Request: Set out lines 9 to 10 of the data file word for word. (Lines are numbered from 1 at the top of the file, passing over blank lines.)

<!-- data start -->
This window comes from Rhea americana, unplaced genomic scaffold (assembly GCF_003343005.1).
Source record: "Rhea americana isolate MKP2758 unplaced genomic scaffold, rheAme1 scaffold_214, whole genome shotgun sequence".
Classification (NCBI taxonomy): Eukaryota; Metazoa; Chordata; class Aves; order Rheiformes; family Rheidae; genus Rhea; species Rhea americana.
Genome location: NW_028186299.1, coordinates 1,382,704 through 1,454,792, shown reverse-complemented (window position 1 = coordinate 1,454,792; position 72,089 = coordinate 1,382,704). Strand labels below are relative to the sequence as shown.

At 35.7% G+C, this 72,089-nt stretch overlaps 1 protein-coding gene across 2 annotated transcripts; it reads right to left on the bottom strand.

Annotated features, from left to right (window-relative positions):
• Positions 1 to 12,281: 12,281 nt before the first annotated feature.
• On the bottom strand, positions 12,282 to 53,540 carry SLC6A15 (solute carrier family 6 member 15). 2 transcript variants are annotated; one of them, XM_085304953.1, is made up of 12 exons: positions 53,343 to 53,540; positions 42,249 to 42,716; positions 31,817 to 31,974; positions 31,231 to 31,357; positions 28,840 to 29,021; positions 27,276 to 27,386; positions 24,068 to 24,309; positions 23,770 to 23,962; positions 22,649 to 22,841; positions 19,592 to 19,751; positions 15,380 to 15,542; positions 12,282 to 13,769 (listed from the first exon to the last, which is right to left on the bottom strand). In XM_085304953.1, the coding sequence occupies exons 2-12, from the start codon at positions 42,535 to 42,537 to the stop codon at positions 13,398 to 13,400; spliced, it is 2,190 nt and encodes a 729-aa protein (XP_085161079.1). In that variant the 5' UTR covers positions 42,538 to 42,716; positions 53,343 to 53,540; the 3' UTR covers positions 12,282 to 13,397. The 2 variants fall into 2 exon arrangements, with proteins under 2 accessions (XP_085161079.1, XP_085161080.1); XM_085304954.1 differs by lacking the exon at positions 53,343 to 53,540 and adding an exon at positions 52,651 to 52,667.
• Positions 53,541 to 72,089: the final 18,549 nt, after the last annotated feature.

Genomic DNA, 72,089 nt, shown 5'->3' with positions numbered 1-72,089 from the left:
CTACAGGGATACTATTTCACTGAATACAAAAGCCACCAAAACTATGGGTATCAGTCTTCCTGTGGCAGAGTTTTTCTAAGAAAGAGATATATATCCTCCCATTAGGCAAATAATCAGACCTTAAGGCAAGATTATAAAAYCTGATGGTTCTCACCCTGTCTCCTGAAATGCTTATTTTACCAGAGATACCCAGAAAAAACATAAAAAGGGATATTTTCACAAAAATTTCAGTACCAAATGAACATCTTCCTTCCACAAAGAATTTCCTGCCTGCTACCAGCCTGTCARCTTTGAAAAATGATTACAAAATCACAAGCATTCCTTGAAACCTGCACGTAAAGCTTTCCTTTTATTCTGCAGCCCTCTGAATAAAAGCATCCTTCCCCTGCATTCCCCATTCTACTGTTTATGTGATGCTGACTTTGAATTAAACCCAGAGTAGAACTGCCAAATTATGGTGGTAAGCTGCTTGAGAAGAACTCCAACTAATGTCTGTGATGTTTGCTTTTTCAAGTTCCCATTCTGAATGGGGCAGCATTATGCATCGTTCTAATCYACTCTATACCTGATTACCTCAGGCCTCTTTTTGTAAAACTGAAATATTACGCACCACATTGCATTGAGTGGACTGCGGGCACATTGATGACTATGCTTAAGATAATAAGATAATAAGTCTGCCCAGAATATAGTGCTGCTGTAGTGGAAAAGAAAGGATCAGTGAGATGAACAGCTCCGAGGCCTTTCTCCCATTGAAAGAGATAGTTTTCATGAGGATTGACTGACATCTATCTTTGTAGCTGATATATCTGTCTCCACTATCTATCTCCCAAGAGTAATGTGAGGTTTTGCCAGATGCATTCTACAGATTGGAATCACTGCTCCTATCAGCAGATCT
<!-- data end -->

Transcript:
• Positions 53,541 to 72,089: the final 18,549 nt, after the last annotated feature.

Genomic DNA, 72,089 nt, shown 5'->3' with positions numbered 1-72,089 from the left: